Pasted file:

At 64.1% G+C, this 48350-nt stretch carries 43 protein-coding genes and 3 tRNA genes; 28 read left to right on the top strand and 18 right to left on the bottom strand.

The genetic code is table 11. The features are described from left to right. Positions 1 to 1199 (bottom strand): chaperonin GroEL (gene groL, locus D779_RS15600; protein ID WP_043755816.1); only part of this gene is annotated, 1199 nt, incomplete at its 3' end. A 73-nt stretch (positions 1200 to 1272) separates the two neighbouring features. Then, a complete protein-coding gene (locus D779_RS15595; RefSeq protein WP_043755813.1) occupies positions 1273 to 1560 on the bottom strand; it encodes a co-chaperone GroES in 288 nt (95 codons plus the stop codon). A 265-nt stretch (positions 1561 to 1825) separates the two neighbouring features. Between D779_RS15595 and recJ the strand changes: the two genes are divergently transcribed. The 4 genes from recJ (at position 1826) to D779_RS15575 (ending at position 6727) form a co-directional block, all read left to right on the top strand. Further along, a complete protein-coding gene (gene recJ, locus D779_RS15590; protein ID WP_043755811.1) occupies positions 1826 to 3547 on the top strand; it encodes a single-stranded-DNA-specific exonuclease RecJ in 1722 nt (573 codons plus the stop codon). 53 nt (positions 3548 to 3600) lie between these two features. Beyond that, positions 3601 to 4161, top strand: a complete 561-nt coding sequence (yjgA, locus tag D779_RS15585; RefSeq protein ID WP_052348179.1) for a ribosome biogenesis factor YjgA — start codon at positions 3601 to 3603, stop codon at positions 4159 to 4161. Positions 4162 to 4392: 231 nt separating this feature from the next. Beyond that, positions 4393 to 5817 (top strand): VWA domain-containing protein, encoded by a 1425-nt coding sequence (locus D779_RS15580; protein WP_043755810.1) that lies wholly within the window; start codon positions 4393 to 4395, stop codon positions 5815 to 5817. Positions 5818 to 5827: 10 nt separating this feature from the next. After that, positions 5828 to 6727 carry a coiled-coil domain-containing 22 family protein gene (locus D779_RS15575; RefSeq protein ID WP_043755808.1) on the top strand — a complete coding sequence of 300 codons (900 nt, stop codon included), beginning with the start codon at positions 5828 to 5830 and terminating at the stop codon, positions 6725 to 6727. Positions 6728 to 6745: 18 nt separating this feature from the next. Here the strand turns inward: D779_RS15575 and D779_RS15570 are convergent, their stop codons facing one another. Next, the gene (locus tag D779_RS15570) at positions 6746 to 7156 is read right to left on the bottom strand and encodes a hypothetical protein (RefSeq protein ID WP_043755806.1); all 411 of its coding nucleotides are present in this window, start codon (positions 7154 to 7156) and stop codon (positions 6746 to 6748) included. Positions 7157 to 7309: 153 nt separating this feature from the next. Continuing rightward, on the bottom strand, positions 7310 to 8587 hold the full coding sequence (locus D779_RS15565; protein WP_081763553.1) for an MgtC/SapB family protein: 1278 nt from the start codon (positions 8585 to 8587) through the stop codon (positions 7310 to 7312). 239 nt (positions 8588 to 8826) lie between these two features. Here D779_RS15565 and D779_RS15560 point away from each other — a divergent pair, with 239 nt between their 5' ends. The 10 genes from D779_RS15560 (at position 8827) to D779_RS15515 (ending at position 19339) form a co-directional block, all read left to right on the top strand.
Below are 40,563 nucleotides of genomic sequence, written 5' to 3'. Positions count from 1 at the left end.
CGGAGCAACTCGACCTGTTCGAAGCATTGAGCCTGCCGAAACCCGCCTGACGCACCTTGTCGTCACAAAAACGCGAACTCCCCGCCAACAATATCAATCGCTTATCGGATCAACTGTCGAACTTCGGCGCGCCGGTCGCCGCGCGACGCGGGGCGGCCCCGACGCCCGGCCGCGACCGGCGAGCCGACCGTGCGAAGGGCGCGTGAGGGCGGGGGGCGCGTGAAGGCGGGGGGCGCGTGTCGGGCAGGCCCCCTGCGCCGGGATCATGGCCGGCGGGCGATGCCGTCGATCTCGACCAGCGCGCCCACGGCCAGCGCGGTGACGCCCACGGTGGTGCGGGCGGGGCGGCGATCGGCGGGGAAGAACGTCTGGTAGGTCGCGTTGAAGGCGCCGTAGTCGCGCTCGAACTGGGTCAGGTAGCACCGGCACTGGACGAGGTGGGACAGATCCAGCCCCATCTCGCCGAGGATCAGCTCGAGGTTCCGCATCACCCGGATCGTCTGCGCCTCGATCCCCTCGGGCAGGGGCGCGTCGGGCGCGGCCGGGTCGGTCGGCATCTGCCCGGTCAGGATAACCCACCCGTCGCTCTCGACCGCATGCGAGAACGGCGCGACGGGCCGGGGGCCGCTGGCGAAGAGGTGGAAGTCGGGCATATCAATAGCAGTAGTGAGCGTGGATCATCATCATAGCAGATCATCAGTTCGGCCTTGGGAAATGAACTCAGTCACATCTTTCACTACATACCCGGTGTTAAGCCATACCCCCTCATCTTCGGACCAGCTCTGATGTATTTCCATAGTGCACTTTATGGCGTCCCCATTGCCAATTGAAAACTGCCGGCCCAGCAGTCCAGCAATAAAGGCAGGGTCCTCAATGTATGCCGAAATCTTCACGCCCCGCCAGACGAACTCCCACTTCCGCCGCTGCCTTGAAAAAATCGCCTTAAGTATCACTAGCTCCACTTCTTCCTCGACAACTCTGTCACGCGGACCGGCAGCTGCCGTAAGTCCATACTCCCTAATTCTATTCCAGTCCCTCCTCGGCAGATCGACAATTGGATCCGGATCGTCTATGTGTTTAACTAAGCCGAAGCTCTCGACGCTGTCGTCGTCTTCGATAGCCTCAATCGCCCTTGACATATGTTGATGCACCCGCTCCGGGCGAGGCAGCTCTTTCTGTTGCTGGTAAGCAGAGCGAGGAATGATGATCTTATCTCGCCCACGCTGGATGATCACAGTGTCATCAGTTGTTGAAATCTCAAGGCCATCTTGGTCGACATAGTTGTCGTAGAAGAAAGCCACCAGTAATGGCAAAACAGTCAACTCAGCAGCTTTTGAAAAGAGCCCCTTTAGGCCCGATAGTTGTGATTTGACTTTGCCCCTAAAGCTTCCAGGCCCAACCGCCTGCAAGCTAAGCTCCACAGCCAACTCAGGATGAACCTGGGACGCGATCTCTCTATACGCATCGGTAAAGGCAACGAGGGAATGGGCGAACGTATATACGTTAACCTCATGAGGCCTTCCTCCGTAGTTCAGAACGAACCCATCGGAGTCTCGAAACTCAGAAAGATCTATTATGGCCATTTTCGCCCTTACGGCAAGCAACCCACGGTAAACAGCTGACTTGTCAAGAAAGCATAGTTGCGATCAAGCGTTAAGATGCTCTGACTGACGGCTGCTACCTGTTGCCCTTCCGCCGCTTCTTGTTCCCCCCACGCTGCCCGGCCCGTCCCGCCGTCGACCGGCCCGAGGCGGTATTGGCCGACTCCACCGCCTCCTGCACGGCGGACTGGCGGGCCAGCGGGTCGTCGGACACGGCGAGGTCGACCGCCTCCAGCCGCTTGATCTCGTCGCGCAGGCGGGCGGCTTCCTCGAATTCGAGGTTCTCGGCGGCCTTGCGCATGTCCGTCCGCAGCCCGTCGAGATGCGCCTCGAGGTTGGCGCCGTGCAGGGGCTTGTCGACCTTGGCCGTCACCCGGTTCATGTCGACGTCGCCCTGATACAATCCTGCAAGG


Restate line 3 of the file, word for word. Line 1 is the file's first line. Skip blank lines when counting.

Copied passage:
Below are 40,563 nucleotides of genomic sequence, written 5' to 3'. Positions count from 1 at the left end.